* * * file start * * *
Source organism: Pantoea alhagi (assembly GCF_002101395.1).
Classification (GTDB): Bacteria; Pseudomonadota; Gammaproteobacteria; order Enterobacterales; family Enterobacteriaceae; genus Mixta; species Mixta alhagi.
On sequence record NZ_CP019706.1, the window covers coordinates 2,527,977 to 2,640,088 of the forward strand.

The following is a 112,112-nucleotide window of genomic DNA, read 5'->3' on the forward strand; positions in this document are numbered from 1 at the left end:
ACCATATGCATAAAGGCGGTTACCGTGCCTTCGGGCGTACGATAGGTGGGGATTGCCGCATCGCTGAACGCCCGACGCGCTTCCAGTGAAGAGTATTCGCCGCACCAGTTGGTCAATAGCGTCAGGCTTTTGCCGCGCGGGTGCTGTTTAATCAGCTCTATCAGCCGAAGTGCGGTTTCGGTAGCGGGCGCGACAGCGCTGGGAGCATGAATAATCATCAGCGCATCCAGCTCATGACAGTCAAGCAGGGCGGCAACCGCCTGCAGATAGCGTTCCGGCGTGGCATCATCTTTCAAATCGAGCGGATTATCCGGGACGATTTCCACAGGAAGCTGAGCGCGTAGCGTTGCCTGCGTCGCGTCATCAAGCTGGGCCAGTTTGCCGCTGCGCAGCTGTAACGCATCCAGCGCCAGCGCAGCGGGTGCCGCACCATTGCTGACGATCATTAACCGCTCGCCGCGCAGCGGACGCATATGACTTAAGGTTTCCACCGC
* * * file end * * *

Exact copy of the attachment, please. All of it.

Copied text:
Source organism: Pantoea alhagi (assembly GCF_002101395.1).
Classification (GTDB): Bacteria; Pseudomonadota; Gammaproteobacteria; order Enterobacterales; family Enterobacteriaceae; genus Mixta; species Mixta alhagi.
On sequence record NZ_CP019706.1, the window covers coordinates 2,527,977 to 2,640,088 of the forward strand.

The following is a 112,112-nucleotide window of genomic DNA, read 5'->3' on the forward strand; positions in this document are numbered from 1 at the left end:
ACCATATGCATAAAGGCGGTTACCGTGCCTTCGGGCGTACGATAGGTGGGGATTGCCGCATCGCTGAACGCCCGACGCGCTTCCAGTGAAGAGTATTCGCCGCACCAGTTGGTCAATAGCGTCAGGCTTTTGCCGCGCGGGTGCTGTTTAATCAGCTCTATCAGCCGAAGTGCGGTTTCGGTAGCGGGCGCGACAGCGCTGGGAGCATGAATAATCATCAGCGCATCCAGCTCATGACAGTCAAGCAGGGCGGCAACCGCCTGCAGATAGCGTTCCGGCGTGGCATCATCTTTCAAATCGAGCGGATTATCCGGGACGATTTCCACAGGAAGCTGAGCGCGTAGCGTTGCCTGCGTCGCGTCATCAAGCTGGGCCAGTTTGCCGCTGCGCAGCTGTAACGCATCCAGCGCCAGCGCAGCGGGTGCCGCACCATTGCTGACGATCATTAACCGCTCGCCGCGCAGCGGACGCATATGACTTAAGGTTTCCACCGC